Chris: Because I often wonder, like, what did my mom do?
Alyssa: Not that long ago.
Chris: Not that long ago?
Alyssa: I think it’s kind of new, like within the past decade. Yeah, because they just had the sound ones when we were little.
Chris: We survived!
Alyssa: Yeah! So what’s one tip you would give somebody about sleep training?
Chris: Oh, my God. Get a plan ASAP!
Alyssa: Don’t wait?
Chris: Don’t wait! I honestly sometimes want to have a second kid just so I can nail it on certain things that I really struggled with this time, and one of them is sleep. First of all, I would have gotten out of her room. We slept in her room, a couple feet away from her, until January 1st. She was born in June!
Alyssa: That’s eight months!
Chris: We slept in the same room as her for eight months! Is that crazy?
Alyssa: Yeah. Well, the AAP says that you should room share for twelve months. That’s their safe sleep guideline. For most parents, that’s not conducive to their lifestyle. You have to get up early for work; you have older kids. But some people do room share for six to twelve months. It does make sleep training a little bit more difficult because you’re hearing them and they’re hearing you. So it’s really up to the parent. It’s not crazy that you did it, but I think it definitely didn’t help your situation.
Chris: Right. Yeah, I found that we were doing exactly that. We were both keeping each other up all night. So when we got out of the room, that was a huge game changer, but just getting even more consistency for naps and just having a game plan instead of just all the crying for nothing. You know, all the crying for just a hot mess and no nap. It just feels like a waste, so then when it was, like, a few minutes of crying for a reason, it was so much easier to do because I knew it was for her good, and for my good, as well.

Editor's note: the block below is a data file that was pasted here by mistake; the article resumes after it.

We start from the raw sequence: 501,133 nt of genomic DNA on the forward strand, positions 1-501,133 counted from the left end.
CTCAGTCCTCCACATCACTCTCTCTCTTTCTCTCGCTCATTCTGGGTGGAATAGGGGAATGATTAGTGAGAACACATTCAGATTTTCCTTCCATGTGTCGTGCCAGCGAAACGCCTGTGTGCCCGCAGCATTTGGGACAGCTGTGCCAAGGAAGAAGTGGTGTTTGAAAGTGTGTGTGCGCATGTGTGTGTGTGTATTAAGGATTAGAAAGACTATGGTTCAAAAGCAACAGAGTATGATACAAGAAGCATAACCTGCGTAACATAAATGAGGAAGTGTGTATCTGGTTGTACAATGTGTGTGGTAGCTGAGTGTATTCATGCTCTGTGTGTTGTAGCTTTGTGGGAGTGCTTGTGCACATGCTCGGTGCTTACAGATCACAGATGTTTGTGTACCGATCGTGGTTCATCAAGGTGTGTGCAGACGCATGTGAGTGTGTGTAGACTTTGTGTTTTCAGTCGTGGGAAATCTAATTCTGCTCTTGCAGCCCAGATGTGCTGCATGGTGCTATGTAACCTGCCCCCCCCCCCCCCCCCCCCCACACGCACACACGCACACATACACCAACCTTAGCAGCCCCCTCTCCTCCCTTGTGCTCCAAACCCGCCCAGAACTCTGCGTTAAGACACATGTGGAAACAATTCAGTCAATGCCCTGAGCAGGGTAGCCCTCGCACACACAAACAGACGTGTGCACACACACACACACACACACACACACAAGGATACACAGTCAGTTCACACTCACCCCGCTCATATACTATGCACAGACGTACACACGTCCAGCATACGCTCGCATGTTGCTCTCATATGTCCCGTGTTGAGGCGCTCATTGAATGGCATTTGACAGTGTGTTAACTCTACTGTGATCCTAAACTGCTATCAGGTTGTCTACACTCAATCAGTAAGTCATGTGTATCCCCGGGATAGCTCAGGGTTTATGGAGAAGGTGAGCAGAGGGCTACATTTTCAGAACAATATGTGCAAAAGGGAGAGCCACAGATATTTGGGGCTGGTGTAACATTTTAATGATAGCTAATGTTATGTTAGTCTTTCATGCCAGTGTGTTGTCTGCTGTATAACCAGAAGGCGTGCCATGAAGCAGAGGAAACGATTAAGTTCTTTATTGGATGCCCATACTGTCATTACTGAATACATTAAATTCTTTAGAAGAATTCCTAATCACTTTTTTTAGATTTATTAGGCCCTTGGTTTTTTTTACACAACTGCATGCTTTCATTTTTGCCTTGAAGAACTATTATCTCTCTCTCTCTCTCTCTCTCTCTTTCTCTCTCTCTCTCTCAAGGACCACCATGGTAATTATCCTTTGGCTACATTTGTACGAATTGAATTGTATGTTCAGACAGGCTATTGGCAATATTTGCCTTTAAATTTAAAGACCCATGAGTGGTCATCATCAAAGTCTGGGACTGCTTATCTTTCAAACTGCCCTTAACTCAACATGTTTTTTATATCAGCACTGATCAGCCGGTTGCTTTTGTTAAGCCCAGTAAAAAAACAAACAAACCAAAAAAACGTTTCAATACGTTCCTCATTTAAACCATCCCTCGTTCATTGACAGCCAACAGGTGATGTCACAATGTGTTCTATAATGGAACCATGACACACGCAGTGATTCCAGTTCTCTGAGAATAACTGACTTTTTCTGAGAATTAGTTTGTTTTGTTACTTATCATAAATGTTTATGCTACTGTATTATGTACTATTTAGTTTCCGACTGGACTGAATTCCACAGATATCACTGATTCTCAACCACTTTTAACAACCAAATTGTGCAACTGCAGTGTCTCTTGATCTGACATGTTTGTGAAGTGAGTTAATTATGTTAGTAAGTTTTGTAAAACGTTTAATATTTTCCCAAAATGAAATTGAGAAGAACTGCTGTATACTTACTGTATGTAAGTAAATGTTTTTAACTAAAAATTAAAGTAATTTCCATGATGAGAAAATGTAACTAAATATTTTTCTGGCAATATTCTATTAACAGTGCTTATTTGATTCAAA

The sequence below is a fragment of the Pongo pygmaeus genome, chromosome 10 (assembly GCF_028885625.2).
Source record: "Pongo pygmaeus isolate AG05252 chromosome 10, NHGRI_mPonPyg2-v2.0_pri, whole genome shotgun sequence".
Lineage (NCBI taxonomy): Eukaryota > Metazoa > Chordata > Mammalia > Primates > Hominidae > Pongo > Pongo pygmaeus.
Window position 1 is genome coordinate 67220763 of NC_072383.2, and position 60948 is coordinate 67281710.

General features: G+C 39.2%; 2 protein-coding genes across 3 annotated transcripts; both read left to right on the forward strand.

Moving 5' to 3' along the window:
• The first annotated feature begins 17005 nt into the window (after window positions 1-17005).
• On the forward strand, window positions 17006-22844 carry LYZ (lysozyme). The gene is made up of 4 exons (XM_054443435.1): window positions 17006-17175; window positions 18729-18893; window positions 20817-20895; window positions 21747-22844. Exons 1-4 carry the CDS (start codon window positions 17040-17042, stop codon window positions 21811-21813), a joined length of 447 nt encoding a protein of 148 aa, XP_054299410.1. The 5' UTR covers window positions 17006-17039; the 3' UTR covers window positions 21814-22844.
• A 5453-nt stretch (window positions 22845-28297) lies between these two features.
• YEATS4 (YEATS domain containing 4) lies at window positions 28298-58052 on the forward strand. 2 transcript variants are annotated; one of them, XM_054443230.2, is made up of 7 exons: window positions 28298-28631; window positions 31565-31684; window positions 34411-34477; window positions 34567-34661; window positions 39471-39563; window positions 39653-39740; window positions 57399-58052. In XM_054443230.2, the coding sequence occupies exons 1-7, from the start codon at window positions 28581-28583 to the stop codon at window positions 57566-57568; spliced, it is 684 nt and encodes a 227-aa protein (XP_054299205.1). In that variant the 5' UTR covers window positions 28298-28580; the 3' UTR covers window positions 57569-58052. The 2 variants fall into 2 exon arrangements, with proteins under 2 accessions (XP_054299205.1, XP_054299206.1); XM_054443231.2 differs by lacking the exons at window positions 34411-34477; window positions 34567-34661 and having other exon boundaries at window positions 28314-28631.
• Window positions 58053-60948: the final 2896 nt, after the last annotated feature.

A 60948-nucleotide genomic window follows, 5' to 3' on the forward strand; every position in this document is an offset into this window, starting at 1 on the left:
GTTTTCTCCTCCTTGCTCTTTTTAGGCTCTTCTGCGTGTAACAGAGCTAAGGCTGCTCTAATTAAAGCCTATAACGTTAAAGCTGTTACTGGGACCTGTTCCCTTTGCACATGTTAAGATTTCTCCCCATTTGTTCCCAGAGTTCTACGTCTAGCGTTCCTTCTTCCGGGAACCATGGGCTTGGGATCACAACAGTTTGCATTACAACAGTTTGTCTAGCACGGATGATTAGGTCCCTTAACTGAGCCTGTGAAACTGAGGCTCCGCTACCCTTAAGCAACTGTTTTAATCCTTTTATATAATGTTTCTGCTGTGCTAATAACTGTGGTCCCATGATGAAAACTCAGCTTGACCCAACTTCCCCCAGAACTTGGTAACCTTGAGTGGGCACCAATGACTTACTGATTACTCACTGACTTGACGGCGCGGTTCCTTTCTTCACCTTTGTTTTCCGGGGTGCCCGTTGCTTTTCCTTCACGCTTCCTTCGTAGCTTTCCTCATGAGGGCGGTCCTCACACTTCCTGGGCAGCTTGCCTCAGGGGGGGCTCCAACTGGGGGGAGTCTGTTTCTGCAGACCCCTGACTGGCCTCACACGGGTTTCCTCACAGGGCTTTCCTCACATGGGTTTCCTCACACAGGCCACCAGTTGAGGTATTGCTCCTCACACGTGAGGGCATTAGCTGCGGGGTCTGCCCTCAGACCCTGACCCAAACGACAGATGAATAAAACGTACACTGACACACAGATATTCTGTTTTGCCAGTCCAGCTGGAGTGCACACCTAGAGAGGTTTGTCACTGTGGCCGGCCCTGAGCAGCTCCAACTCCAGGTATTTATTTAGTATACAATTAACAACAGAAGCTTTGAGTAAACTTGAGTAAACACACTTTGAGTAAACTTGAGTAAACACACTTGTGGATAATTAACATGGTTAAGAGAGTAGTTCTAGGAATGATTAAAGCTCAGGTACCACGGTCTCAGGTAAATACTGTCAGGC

Alyssa: Well, and crying just to cry does you no good. I have clients come to me and say that they’ve tried cry it out; they’ve let her cry for two hours. I’m like, that was for nothing. That’s absolutely for nothing. And that is doing your child harm and giving her unnecessary stress. You have to have a plan, and you have to have somebody, an expert, telling you: here is the plan. Here’s how it’s going to work. Here’s how we execute it to get good results, because if you just try it on your own, it is all for nothing. And it’s so hard because people give up. Parents just want to give up. “I tried it; didn’t work. I give up. I throw in the towel. I’m just going to give in and do X, Y, and Z.” So it’s really hard. Or people will say, oh, I did this online course. I’m like, well, that online course doesn’t know you. They don’t know your baby. They don’t know your parenting style. They don’t know what you’ve tried. They don’t know what works and what didn’t work. So it’s really hard.
Chris: I downloaded, like I said, a million ebooks; did all these online courses; like, everything. And it just, like you said, it wasn’t my baby. I read it, and I was like, yeah, it sounds awesome to be able to do that, but my baby would never in a million years do that. So I read all the things that I was supposed to be doing, and honestly, those just made me more anxiety because it made me feel like more of a failure.
Alyssa: Right. “I did it, and I’m still failing, so what is wrong?” Or maybe that method would have worked, but they didn’t tell you how to execute it for your baby.
Chris: Yes, or how to troubleshoot. Like, okay, I went in and did this, and now I’m out of the room and she’s doing this – what’s next? And when you just have a book, for me, what would be nice is to go in and grab her and breastfeed her. Let’s get a boob in her mouth and see what happens!
Alyssa: Well, that’s why having my one-on-one support is great because when that happens, you can text me and say, oh no! This is not supposed to happen; what do I do? And I can say, yes, this is supposed to happen; you did totally find; you did exactly what you needed to do. Let’s just wait it out for five minutes.
Chris: Yep. The text message support over the weekend – we did that twice, right?
Chris: That was the 1000% game changer. Like, I cannot even recommend that enough because those minutes when you’re feeling like you’re going to break, you know? You’re like, oh, I don’t know what to do; I’ve got to go in there! Instead, I would text you, and you would say, you got this! One more minute! Or you’d say give it ten more, and if it doesn’t work out, then go get her. And I’d be like, okay.
Alyssa: Or let’s try this, and if it doesn’t work again tomorrow, we’re going to think of a plan B.
Chris: Yeah. The text message support was the absolute game changer, and just having a human also holds you really accountable because I knew that you were going to –
Alyssa: Yeah, I was going to text you and say, hey, what’d you do last night? How did it go?